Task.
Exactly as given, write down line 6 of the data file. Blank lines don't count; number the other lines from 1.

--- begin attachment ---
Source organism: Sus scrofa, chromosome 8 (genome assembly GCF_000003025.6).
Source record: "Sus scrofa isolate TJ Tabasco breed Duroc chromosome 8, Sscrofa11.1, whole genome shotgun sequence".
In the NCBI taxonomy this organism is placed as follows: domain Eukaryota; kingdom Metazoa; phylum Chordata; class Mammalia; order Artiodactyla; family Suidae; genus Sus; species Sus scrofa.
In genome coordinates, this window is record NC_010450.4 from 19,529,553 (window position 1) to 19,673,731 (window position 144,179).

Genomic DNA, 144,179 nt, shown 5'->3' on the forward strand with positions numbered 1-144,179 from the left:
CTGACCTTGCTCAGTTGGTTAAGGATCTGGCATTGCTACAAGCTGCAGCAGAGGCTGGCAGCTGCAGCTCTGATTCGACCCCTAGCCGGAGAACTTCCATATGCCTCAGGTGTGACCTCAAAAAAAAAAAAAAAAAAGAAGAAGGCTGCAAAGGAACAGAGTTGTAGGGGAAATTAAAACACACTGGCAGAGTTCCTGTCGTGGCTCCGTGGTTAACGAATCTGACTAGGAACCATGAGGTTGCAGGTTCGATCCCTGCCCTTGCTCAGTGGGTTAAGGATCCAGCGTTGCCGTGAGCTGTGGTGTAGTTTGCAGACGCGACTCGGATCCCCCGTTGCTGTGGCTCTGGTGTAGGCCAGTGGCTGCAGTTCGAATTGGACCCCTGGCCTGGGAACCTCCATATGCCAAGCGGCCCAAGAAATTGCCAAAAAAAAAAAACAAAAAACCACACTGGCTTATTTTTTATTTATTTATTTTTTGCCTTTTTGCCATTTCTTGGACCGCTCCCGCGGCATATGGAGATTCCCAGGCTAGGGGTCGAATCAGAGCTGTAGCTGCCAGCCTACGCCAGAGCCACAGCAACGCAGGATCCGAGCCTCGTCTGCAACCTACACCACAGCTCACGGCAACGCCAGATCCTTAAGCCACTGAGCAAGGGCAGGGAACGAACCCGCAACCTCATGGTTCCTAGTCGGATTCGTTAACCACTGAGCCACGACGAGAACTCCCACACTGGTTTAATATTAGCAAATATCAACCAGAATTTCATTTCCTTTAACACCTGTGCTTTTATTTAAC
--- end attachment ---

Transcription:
CTGACCTTGCTCAGTTGGTTAAGGATCTGGCATTGCTACAAGCTGCAGCAGAGGCTGGCAGCTGCAGCTCTGATTCGACCCCTAGCCGGAGAACTTCCATATGCCTCAGGTGTGACCTCAAAAAAAAAAAAAAAAAAGAAGAAGGCTGCAAAGGAACAGAGTTGTAGGGGAAATTAAAACACACTGGCAGAGTTCCTGTCGTGGCTCCGTGGTTAACGAATCTGACTAGGAACCATGAGGTTGCAGGTTCGATCCCTGCCCTTGCTCAGTGGGTTAAGGATCCAGCGTTGCCGTGAGCTGTGGTGTAGTTTGCAGACGCGACTCGGATCCCCCGTTGCTGTGGCTCTGGTGTAGGCCAGTGGCTGCAGTTCGAATTGGACCCCTGGCCTGGGAACCTCCATATGCCAAGCGGCCCAAGAAATTGCCAAAAAAAAAAAACAAAAAACCACACTGGCTTATTTTTTATTTATTTATTTTTTGCCTTTTTGCCATTTCTTGGACCGCTCCCGCGGCATATGGAGATTCCCAGGCTAGGGGTCGAATCAGAGCTGTAGCTGCCAGCCTACGCCAGAGCCACAGCAACGCAGGATCCGAGCCTCGTCTGCAACCTACACCACAGCTCACGGCAACGCCAGATCCTTAAGCCACTGAGCAAGGGCAGGGAACGAACCCGCAACCTCATGGTTCCTAGTCGGATTCGTTAACCACTGAGCCACGACGAGAACTCCCACACTGGTTTAATATTAGCAAATATCAACCAGAATTTCATTTCCTTTAACACCTGTGCTTTTATTTAAC